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Friday, 9 September 2016

Stealing when you can't afford it

There was a lady in Penang who was sentenced to jail today.

Her name was Rozita. She was only 29 years old. The headline blared, "Mum jailed for stealing toys". A photograph showed a lady in a headscarf, looking at the ground, with a grim expression on her face. She was flanked left and right by two policewomen, also wearing headscarves.

Rozita was sentenced to 10 days jail and fined RM2,000.

The poor lady. She was walking in a hypermarket called Tesco with her child when the boy started crying that he wanted the toys. Her pockets were empty, but her son's cries made her feel bad.

So she stole the toys from Tesco's shelves. Poor Rozita. She resorted to theft because her pockets were empty.

Maybe they weren't empty, but on that night, she just couldn't afford it. Plenty of people can't afford things, even though they earn a decent salary.

What she took

The Star newspaper reported that she was charged with stealing "RM560 worth of goods including a packet of batteries, a toy car, a wireless charger, a remote-controlled helicopter and a toy car battery."

The journalists had to include the toy car battery in there. And there was a packet of batteries too. Couldn't they have just combined the two batteries into one description? Really, they should learn the D-R-Y principle: Don't Repeat Yourself.

It was only RM560 worth of goods. RM560 which she could have saved up, and paid after half a month. RM560 from honest work. 

Instead, she is now forced to cough up RM2,000 and all the toys have probably been returned to Tesco.


How she could have gotten toys for her child

1. Ask for them

She could have asked her friends and colleagues for second hand toys. Toys which their kids had outgrown and could not be sold, because the paint had chipped off or there was a dent or two in the side. Toys which are well-beloved but are not played with anymore. Toys which once entertained their children for hours and hours on end, until they bought a new toy and the old toy became a piece of plastic in the corner. She could borrow the toys, or, if she's lucky enough, she could get the toys for free. That might happen if the toys are located in very cramped houses. The owners need more space.

2. Create a pool of children's toys

She could have pooled some of her children's toys with her friends' children's toys. They would have a pool of toys which their children could take turns to play. Because children get bored too, after playing with the same toy for some time. And children want to play the same toys that their friends play. They might not say it out loud, but they want to touch their friends' toys. And maybe play with them.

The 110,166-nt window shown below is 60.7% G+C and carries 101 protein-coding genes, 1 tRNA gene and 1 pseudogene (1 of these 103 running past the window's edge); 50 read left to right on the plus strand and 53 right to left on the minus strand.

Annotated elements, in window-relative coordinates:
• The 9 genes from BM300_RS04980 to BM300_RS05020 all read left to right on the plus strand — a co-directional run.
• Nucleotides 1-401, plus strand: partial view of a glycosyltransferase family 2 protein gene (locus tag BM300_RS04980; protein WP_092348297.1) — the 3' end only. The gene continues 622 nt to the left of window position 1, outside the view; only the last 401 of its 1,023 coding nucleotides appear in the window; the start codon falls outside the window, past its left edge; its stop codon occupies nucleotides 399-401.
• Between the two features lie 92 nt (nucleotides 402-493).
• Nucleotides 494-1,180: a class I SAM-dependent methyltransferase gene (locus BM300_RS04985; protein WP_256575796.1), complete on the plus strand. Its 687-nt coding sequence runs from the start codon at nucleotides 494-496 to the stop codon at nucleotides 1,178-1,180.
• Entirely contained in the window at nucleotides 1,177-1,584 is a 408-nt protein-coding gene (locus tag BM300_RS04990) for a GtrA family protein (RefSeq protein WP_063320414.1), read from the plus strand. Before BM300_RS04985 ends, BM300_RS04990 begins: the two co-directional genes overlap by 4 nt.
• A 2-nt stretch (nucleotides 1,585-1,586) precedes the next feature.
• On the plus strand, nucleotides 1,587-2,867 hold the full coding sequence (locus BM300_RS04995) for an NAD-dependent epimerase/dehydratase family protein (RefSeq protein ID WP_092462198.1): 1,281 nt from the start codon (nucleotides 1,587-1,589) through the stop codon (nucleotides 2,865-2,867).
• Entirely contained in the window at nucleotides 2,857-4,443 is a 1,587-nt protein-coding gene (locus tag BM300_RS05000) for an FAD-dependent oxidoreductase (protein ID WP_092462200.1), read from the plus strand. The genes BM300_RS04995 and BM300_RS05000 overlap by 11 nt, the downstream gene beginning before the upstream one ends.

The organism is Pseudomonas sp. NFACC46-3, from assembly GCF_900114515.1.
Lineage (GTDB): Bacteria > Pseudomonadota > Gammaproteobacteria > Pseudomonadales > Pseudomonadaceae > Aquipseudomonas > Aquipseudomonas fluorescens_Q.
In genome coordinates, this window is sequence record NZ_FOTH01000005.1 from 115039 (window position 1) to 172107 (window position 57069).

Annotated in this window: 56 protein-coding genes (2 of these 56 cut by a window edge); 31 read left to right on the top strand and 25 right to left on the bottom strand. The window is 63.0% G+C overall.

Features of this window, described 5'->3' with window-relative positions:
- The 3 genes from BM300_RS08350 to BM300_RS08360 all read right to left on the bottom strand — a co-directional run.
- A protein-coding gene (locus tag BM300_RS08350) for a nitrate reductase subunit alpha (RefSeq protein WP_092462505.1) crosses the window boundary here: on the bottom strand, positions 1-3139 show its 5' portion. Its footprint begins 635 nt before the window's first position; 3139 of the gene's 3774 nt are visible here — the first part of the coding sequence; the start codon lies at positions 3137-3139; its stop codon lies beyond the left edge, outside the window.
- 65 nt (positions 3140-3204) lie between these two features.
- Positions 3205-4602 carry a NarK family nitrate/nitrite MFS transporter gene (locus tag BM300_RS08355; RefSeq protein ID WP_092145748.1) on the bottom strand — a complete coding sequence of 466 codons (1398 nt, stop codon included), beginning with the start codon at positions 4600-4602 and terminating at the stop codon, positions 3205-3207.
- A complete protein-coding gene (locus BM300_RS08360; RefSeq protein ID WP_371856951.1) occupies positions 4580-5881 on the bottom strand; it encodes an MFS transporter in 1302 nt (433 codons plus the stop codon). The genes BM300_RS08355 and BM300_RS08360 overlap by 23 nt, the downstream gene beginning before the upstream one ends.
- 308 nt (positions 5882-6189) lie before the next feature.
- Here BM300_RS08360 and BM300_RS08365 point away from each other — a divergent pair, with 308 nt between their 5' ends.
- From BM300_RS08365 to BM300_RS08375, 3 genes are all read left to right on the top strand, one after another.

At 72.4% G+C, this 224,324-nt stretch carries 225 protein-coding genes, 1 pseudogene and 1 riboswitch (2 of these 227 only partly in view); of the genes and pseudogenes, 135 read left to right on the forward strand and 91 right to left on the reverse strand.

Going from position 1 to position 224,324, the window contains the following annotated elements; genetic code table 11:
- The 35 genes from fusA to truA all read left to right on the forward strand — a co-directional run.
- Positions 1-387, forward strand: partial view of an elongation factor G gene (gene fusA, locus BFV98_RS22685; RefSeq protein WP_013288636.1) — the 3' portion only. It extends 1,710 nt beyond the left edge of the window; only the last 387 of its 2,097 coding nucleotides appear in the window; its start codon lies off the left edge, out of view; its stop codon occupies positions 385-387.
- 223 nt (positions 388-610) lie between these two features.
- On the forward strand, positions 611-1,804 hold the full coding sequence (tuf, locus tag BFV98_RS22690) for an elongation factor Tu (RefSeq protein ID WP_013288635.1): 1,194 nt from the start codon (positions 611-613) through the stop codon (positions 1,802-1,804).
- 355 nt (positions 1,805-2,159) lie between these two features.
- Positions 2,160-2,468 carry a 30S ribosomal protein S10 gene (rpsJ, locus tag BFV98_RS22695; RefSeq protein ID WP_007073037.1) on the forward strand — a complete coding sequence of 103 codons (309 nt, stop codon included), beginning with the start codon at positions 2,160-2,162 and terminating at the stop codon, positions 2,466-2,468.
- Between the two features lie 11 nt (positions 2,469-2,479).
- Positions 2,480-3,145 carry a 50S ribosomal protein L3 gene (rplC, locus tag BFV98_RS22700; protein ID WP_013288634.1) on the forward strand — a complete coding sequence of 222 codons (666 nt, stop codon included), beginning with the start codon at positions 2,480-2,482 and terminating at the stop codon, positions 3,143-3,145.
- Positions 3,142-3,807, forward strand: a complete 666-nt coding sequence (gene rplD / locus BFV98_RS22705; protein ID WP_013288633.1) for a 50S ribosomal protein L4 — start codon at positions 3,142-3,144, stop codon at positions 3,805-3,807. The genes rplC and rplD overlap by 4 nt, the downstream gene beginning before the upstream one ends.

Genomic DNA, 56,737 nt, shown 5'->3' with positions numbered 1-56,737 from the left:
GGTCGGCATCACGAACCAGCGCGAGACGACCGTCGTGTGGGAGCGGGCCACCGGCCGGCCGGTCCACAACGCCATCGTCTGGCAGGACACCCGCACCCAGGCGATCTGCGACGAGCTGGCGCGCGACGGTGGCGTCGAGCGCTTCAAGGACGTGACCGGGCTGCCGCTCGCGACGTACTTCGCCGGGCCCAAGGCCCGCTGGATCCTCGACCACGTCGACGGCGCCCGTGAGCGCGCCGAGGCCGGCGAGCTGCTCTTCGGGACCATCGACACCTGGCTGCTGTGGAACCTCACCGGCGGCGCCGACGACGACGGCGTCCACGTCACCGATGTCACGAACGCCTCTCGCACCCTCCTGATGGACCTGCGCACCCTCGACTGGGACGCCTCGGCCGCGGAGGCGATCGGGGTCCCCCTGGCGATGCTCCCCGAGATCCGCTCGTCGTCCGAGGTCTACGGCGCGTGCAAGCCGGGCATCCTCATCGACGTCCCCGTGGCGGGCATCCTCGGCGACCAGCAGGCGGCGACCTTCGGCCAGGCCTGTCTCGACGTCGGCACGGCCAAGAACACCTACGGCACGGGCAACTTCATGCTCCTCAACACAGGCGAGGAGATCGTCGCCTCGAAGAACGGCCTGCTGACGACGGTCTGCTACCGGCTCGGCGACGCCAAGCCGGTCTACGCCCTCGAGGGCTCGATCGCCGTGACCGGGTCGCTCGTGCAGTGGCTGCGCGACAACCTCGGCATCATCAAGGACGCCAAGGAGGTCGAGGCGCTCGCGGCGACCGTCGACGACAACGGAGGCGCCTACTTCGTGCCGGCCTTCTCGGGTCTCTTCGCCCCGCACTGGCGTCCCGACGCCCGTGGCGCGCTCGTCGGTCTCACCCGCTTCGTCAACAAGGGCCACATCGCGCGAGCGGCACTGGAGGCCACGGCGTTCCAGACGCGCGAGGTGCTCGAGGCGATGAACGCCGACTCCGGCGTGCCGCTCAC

3. Approach NGO's who do fundraising and charity work.

There are people who make it their life's work to do good deeds. I like to think that I am one of them, but I realise that I cannot be endlessly altruistic. Not so for some people. There are people who are dedicated to helping charities. She should have approached these charities about her son's wish for toys, and how she cannot afford to buy toys. A light bulb moment might occur, and an NGO might consider raising funds for not only her, but people in her neighbourhood, who have children similar to hers.

She might want to consider skimping on other things so that she can afford more toys.

4. Saving up.

Remember when you were a kid? You had a measly sum of RM1 per day to spend at school. It was small then, but it was a lot to you. But then you went to bookstores and you saw that certain books were RM10. So you skipped food and you saved up the money for 10 days. That was ten days without food during recess. Ten days of sitting quietly in the library while your stomach made the loudest noise in the library. Ten days. If you could do it then, she can do it now. She can save up, too.

5. Work at a children's toy store

This might elicit a "Huh?" response from you. But it's true, if you work in a certain place, sooner or later you will get to bring home certain stuff from work. Think about the people who work in McDonald's. They get to eat McDonald's for free every day. Sometimes the food doesn't get sold in a cafe or restaurant and the workers get to bring them home. I think it works the same way. She could work in a children's toy store. They have display units there, just like IKEA. But those display units usually aren't sold. Instead, they are kept as demo pieces. She could ask for them, if she was working in such a place.

6. What else?

I'm not sure what else she could have done. But thieving surely wasn't the best thing to do. And I'm sure that it will impact her in the future. These kinds of things are sparked by very trivial things, but they will haunt a person for years and years. 

I know the feeling that you get when your child keeps pointing at a toy and saying, "I want this one....!" I know the feeling when you know that you've bought another toy a few days before, but your wife wants to get it anyway. Oh, your wife and your kid. Or maybe just your kid. I know that feeling. It's not a nice feeling, but at least, you've got feelings. 

Most people forget that the "thing" they want -- a mobile phone, a toy, a new piece of clothing -- all these are just there to make you feel good. You want the enjoyment you get from using the phone, from playing with the toy, from wearing the clothing. You don't have to own it. You can just enjoy it.

But toys tend to have a short shelf life. You buy them, and then your kid plays with them. After one month, your kid is bored and he wants a new toy. It's better to spend your money on other things that will impact your child positively.

Thanks for reading.

Here are some other pieces from me.

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